But humility of itself doesn't produce remorse. Unfortunately for our spiritual health, the unfair and unkind judgement turns out to be right. Mr Davis reacted to the setback in an enduringly Tory way. He fired his media handlers.
That was decisive, at least, but they weren't the problem. Davis went on to dismiss the problem as a spot of passing weather. He called his opponent "a charlatan" over the weekend, thereby breaking his own Conference Commandment 'Thou shalt not speak ill of another Conservative".
Now, the cruellest thing David Cameron can do is to say something kind about David Davis. The question thus becomes: is Cameron as nice as we think? If so, he'll say something really horrible about David Davis to let him off the hook on which he slowly twists.
Yesterday, as fortune would have it, Davis was first up at the dispatch box, leading for his party in Home Office questions. A big turnout behind him, their numbers clocking in somewhere in the mid-60s. He knew what Labour were going to do; he was expecting interruption and it reliably appeared. He let them go on for a bit, nodding, as if to say, "You won't be laughing in a minute, chumps."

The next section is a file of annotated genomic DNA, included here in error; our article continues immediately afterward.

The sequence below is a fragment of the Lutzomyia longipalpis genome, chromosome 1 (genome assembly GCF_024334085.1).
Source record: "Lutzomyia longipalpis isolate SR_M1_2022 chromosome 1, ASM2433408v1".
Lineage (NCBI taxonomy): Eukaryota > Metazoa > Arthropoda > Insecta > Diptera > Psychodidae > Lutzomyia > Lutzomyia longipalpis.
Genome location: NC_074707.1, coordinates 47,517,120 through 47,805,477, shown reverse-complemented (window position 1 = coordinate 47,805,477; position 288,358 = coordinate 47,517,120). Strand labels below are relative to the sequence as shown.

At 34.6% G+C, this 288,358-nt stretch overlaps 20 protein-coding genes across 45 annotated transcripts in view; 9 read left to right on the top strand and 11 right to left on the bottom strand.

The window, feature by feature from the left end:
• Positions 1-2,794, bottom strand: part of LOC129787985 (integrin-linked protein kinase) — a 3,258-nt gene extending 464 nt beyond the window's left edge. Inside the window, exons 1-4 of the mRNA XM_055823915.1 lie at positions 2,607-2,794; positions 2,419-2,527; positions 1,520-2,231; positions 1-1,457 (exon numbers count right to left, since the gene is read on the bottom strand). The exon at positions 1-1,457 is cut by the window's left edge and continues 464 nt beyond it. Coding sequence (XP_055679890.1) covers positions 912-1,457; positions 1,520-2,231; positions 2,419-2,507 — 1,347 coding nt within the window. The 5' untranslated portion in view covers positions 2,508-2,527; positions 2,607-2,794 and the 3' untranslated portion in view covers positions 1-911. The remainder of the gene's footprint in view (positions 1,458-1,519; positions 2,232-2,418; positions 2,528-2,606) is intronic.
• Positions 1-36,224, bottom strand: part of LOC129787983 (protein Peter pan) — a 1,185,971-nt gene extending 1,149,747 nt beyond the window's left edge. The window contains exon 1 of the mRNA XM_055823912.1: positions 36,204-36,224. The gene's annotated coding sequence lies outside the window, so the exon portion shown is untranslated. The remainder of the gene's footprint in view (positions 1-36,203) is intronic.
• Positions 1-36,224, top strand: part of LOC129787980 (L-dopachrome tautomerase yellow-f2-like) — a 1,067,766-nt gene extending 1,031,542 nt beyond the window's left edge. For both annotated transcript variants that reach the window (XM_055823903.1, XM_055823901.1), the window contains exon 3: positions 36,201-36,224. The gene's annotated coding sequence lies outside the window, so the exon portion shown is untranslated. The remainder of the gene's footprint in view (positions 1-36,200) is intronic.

Then he stepped back and let them have it. "Heckling!" he said, "Ho yes, heckling! Tories! At our conference, we allow heckling!" Was that it? "We allow heckling"? That had been one he prepared earlier, remember? Bear in mind that 600 detentions had taken place at Brighton under the Prevention of Terrorism Act (satirical T-shirts got particular attention). You don't have to try very hard to make a number of large points about that.
Backbenchers started to peel away. Actually, so did his front bench. Cheryl Gillan left halfway through the session. Behind him they went off one by one in alphabetical order (Baldry, Bellingham, Brazier). Halfway through the questions there were just 28 Tories behind him.
Behind the Speaker's chair, he talked to the Home Secretary. One hand played with his middle button; the other hovered up by his shoulder pointing away somewhere else. I found myself thinking that prime ministers just don't stand in that complicated, quizzical way.
The thing is, real debate should be - and maybe is - happening in other parts of Westminster while we watch the tortuous Tories. Maybe it's our democratic duty to ignore them instead.Reuse content